Geneva man convicted of killing his wife says judge got it all wrong. This could take awhile.
Shadwick King is scheduled to be sentenced Oct. 5 for the 2014 murder of his wife, Kathleen, in Geneva.
But before that can happen, Kane County Judge John Barsanti will have to decide a host of issues raised in a 90-page post-trial motion asking him to toss out King's conviction.
Such post-trial petitions are common, and oftentimes quickly denied. We're thinking this one may take some time.
The petition filed by King attorney Kathleen Zellner lays out dozens of reasons she thinks Barsanti was wrong to find the 55-year-old Geneva man guilty of killing his 32-year-old wife in July 2014.
Prosecutors say King killed his wife at the couple's home, then placed her body on the Union Pacific railroad tracks, where it was discovered by Metra train workers shortly after 6:30 a.m. on a Sunday. A medical examiner ruled Kathleen died of asphyxiation.
Zellner argues in her motion that Barsanti was wrong to say the scene had been staged because the prosecution didn't provide testimony or evidence that happened. She also argues that the judge improperly relied on transcripts from King's first trial, held in 2015, which led to a guilty verdict that was overturned on appeal.
And she alleges someone planted a piece of evidence -- a wood shard from the bathroom door of the Kings' home, presented as proof of a struggle between the Kings. The shard did not appear in a police photo taken on the day Kathleen King's body was discovered, but it was in another photo taken two days later.
Zellner did not say who she believes planted the evidence.
She also wrote it was improbable that King could have killed his wife, dressed her, driven her body to a park, carried it from the park to the railroad tracks, positioned the body, put traces of rail rust and track bed rock on her shoes and then head home, all while not being seen by anybody, in the 79 minutes between Kathleen's sending a Facebook message to when her body was found.
"This court has made numerous legal and factual errors, ignored and overlooked material and substantive evidence, improperly relied upon the first trial transcripts and insufficient, prejudicial, and planted evidence, and demonstrated clear judicial bias by shifting the burden of proof to the defense," Zellner wrote.
Zellner argues that Kathleen died of sudden cardiac arrhythmia, brought on by exercise, dehydration and stress.
We reached out to the Kane County state's attorney's office and Geneva police for comment but didn't hear back.
King has been in custody since July 2014. He was sentenced to 30 years in prison after his first conviction.
Court rebuffs 6-year-old's killer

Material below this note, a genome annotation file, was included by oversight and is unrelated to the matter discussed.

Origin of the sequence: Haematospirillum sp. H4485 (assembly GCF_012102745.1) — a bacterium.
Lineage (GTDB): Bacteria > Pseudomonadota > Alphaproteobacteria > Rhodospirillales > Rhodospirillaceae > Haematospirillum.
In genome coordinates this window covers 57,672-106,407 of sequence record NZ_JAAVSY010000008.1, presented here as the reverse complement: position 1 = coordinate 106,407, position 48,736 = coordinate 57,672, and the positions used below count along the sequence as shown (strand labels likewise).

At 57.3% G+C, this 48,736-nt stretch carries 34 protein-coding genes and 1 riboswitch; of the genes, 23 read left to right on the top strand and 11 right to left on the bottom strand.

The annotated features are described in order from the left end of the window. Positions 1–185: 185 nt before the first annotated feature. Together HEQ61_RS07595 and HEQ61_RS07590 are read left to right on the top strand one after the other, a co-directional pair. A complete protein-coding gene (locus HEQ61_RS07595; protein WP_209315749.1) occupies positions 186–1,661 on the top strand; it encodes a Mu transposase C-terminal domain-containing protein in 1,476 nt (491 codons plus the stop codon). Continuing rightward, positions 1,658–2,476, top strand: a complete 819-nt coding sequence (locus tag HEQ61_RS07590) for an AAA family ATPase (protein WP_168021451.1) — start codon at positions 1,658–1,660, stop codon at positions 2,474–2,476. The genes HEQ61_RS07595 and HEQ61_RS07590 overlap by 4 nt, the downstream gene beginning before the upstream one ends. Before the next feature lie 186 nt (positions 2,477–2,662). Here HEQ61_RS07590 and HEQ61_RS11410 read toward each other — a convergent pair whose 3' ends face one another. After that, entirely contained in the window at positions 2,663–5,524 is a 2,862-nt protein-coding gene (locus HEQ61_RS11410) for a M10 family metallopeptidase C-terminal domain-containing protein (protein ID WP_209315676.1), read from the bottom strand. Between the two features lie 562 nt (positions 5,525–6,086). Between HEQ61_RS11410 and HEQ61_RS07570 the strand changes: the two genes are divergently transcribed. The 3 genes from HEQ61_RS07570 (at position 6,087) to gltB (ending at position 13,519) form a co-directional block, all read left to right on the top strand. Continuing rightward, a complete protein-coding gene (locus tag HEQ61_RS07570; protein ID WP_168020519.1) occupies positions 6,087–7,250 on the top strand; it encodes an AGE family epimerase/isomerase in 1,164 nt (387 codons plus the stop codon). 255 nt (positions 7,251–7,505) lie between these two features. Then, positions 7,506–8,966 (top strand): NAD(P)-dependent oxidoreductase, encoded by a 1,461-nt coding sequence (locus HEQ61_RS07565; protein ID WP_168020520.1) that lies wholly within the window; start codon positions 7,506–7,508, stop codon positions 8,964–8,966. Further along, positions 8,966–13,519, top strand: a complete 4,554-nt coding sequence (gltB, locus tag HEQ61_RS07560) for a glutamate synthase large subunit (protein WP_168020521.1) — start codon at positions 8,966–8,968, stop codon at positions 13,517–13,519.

The sixth time wasn't the charm for a former suburban man serving a 70-year prison sentence for the killing of a 6-year-old boy who was shot to death as he slept in his grandmother's Aurora home.
A state appeals court on Wednesday rejected the latest bid for a new trial from Mark A. Downs, who's behind bars for the murder of Nico Contreras more than 25 years ago. It's the sixth time the Second District Appellate Court has ruled on Downs' case.
Authorities say Downs, then living in Montgomery, thought he was taking aim at a rival gang member on Nov. 10, 1996, when he shot into the bedroom of the Aurora residence, striking the sleeping boy.
In his latest appeal, Downs argues that his lawyer, then-Kane County Public Defender David Kliment, put up an ineffective defense. Among his complaints: Kliment failed to fully cross-examine a key prosecution witness about his potential involvement in another slaying, failed to pursue an alibi defense, and didn't meet with him often to adequately prepare a defense.
The appellate court unanimously rejected the claims, ruling, in part, that Kliment's cross-examination provided jurors with "more than sufficient information" to fully assess the witness' credibility.
Downs is serving his sentence at the maximum-security Stateville Correctional Center near Crest Hill. He won't be eligible for parole until 2054.
Catch up on Safe-T Act
It would be hard not to notice the controversy swirling around the state's criminal justice system these days about a plan to eliminate cash bail as of Jan. 1.
Some suburban prosecutors, legislators and law enforcement leaders have spoken out against the key element of the 2021 Safe-T Act, arguing it will jeopardize public safety and put dangerous criminals out on the streets.
Want to learn more? The Illinois Supreme Court's Pretrial Implementation Task Force is hosting a pair of virtual town hall meetings over Zoom this month to discuss the planned changes.
The first, set for noon today, will discuss evidence-based pretrial assessments, which will be used to determine whether a defendant should be released or held in custody while awaiting trial.
The second meeting, set for noon Thursday, Sept, 29, will discuss the implementation of the new pretrial detention system.
These are the task force's third and fourth town halls, which are intended to update the public on the panel's work and answer questions about the upcoming changes. Future sessions are set for Oct. 27 and Nov. 17.
To find out more or attend one of the sessions, visit https://tinyurl.com/m7f8dwnk.
What's in your pockets?
It pays to check what's in your pockets before going through the security check at a courthouse.
Shamari B. Stewart of Willowbrook may not have done that Tuesday morning, when he showed up at the DuPage County courthouse in Wheaton for a court date. That's when authorities say security officers found a live 9-millimeter bullet on him.
As of Thursday, Stewart was in the county jail, held on $50,000 bail. He's charged with aggravated unlawful use or possession of a weapon or ammunitions by a felon.
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